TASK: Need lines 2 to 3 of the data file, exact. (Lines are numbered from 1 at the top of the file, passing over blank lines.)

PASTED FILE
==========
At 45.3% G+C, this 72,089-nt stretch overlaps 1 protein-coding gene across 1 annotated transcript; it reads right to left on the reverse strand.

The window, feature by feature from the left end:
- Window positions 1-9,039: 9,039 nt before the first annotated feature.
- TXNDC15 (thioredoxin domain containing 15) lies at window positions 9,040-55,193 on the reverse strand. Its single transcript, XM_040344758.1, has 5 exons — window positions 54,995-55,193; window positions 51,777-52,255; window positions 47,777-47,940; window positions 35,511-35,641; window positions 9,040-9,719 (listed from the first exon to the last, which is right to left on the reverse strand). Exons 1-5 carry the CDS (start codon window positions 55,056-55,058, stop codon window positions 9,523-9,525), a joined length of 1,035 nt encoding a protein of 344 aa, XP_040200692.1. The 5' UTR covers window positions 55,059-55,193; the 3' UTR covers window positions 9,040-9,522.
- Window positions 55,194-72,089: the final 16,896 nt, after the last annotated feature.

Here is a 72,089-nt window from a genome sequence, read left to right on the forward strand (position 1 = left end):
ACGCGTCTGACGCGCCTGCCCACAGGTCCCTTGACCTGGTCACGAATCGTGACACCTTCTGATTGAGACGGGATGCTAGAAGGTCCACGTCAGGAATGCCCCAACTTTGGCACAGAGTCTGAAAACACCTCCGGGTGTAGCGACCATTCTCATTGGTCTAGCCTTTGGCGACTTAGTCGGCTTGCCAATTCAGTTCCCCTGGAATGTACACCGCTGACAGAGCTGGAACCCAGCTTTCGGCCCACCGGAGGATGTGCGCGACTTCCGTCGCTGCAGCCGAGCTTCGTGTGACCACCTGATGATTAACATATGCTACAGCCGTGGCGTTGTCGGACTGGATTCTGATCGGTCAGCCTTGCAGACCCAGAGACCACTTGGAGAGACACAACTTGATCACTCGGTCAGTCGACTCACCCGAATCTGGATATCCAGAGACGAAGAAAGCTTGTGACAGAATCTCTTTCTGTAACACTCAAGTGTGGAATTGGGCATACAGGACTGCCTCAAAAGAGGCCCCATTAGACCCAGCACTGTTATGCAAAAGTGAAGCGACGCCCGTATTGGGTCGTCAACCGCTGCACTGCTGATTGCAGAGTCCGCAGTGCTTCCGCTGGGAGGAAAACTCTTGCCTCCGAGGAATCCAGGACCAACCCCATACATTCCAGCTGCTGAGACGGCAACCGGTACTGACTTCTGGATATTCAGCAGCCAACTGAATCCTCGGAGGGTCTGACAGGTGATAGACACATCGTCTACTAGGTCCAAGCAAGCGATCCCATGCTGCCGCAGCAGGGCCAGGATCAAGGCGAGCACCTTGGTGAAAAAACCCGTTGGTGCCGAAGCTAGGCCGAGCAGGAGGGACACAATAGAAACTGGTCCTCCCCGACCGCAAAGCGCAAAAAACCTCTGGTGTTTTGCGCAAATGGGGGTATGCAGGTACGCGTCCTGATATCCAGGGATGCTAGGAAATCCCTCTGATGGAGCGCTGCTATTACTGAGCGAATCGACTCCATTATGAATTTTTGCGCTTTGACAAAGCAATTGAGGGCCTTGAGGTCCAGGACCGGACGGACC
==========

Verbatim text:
The window, feature by feature from the left end:
- Window positions 1-9,039: 9,039 nt before the first annotated feature.